NT Interest Says Less About McLendon Than It Does About Fangupo
When it was reported that the Pittsburgh Steelers were meeting with a free agent nose tackle yesterday, this move was no doubt received as a bit of a pleasant surprise by many fans who question the decision to play Steve McLendon at nose tackle.
As I have written previously, while McLendon is the best candidate on the roster to fulfill the duties of the nose tackle in this defense, perhaps nose tackle is not the best position for him as a player. In other words, they may not be getting as much out of him on the field as they possibly can.
As seen by current values on the market, however, it seems rather unfeasible to secure a starting-caliber nose tackle in free agency, and a rookie is not likely to start, at least not right away.
The Steelers’ apparent interest in a nose tackle, then, I believe says a lot more about Hebron Fangupo than it does McLendon—coupled with the loss of Al Woods, who started two games at nose tackle last season.
Fangupo, the third-year nose tackle that will turn 29 later this offseason, played but a few snaps last year after winning a training camp battle with Alameda Ta’amu, the Steelers’ fourth-round draft pick in 2012.
Ta’amu may have evidently gone on to play at an acceptable level for the Arizona Cardinals this past season, but according to Jim Wexell, the Steelers believed he lacked the lateral mobility necessary to play nose tackle in Pittsburgh’s defense.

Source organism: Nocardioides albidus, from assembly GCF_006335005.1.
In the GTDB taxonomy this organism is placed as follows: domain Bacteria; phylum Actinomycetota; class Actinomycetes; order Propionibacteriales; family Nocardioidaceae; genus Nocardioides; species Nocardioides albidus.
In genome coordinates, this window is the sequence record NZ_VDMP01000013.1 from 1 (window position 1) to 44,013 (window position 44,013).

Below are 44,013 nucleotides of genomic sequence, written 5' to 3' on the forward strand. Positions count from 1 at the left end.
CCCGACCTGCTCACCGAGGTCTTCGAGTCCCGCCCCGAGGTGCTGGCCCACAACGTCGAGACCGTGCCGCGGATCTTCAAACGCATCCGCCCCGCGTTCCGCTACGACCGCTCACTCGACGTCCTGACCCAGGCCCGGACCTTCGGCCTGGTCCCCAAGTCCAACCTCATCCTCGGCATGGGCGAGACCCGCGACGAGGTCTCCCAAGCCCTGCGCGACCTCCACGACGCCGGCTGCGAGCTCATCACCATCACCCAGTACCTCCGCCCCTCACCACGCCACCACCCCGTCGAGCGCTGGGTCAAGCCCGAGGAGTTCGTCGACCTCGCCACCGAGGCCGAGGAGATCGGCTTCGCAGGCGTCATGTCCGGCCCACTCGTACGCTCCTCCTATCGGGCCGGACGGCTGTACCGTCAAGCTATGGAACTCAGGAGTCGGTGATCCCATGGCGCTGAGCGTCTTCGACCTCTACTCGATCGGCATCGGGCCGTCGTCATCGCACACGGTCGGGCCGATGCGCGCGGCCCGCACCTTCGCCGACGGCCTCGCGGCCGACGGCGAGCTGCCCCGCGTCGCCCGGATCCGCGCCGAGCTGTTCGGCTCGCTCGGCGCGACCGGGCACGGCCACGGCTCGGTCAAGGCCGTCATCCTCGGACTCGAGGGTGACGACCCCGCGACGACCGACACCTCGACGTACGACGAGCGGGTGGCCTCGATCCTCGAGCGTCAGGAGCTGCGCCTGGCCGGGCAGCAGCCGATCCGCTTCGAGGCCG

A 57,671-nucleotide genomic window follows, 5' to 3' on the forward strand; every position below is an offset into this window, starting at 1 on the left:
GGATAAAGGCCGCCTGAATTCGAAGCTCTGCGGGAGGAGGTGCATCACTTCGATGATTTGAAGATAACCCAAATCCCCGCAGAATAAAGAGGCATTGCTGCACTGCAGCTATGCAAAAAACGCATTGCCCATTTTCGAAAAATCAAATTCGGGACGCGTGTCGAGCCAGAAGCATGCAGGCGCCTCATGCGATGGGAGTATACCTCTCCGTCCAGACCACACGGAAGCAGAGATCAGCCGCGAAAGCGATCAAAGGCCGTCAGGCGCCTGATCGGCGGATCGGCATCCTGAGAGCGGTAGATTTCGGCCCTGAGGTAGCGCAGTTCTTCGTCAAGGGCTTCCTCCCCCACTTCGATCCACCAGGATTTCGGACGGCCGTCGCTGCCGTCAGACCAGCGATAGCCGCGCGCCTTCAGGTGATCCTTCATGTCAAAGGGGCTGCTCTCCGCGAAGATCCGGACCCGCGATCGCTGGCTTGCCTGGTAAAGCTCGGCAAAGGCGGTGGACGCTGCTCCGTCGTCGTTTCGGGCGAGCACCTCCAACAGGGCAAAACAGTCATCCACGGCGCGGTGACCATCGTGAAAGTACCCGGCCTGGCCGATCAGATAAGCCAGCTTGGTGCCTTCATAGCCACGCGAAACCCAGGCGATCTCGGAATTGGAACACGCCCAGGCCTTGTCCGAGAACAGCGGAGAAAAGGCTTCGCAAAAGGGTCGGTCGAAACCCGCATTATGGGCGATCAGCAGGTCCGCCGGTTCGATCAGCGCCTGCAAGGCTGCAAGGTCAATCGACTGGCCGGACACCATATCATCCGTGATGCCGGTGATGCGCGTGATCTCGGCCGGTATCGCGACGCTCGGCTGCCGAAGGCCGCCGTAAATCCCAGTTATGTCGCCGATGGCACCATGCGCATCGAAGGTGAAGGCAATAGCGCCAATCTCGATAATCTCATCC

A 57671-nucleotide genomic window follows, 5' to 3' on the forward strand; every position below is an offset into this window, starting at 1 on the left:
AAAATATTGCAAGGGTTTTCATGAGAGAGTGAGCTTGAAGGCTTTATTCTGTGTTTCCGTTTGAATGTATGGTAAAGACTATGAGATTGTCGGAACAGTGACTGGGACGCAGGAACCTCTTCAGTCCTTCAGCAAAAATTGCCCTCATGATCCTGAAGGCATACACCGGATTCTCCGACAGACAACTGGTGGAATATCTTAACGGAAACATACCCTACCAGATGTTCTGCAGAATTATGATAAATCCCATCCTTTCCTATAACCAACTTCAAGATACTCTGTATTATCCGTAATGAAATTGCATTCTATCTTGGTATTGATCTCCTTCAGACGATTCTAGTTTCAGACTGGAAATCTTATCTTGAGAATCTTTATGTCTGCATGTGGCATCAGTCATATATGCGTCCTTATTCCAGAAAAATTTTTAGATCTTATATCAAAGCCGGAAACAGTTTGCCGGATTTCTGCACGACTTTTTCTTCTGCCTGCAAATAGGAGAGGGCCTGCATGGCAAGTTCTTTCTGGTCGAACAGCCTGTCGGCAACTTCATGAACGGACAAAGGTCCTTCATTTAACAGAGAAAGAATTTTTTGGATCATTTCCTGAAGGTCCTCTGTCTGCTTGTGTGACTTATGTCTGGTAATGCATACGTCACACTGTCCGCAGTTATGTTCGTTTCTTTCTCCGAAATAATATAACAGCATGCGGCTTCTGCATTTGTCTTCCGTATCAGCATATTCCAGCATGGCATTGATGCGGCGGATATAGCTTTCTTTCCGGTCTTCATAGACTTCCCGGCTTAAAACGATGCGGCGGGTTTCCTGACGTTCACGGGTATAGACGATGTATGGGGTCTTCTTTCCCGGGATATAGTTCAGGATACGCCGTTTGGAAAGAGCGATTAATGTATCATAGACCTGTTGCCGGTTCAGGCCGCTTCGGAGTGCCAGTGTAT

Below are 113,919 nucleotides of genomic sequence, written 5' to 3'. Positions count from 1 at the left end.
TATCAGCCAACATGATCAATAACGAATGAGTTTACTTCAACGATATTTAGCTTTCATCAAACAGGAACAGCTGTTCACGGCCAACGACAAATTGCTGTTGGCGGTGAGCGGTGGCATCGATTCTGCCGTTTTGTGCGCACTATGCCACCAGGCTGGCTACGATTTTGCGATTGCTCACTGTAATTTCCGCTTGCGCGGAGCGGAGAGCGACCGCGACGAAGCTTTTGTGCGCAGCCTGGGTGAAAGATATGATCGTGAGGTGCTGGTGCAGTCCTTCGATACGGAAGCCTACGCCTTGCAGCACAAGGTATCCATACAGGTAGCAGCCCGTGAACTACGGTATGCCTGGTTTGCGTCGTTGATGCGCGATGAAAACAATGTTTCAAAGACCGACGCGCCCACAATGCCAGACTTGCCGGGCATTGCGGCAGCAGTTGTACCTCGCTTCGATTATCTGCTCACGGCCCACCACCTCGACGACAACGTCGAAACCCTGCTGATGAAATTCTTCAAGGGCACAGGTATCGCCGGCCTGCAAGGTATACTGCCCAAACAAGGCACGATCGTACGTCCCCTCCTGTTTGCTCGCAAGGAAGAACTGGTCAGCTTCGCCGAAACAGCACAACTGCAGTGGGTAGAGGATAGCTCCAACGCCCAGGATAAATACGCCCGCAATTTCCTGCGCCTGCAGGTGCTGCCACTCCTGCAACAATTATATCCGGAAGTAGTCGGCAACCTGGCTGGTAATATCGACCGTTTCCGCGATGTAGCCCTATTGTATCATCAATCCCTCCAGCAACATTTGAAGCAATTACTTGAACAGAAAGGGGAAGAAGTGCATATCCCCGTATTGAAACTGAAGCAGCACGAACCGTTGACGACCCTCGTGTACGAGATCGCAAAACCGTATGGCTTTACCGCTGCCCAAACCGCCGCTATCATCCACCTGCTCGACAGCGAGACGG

Meanwhile, the Steelers don’t appear to be overly pleased with Fangupo’s development either, which is why Woods, primarily a defensive end, practiced all offseason ahead of both Fangupo and Ta’amu.
With Woods now gone, the Steelers can no longer basically insulate Fangupo from playing time, because there’s no candidate behind McLendon along the defensive line that even has the body type to play nose tackle other than Fangupo.
So when the Steelers brought in former San Diego Chargers nose tackle Cam Thomas for a look yesterday, who was benched during the season, it hinted at what the Steelers are probably thinking at the position.
It would appear that the idea is not to find a nose tackle that would allow McLendon to move over to defensive end, but rather to get another prospect into the system at nose tackle that John Mitchell and Dick LeBeau are more comfortable putting on the field.
The fact that the Steelers also brought in defensive end candidate Alex Carrington further suggests that the plan is not to move McLendon from where he has planted his roots over the past couple seasons. Will there be other interior reserve candidates brought in for a look to further verify this theory? Time will sort it out.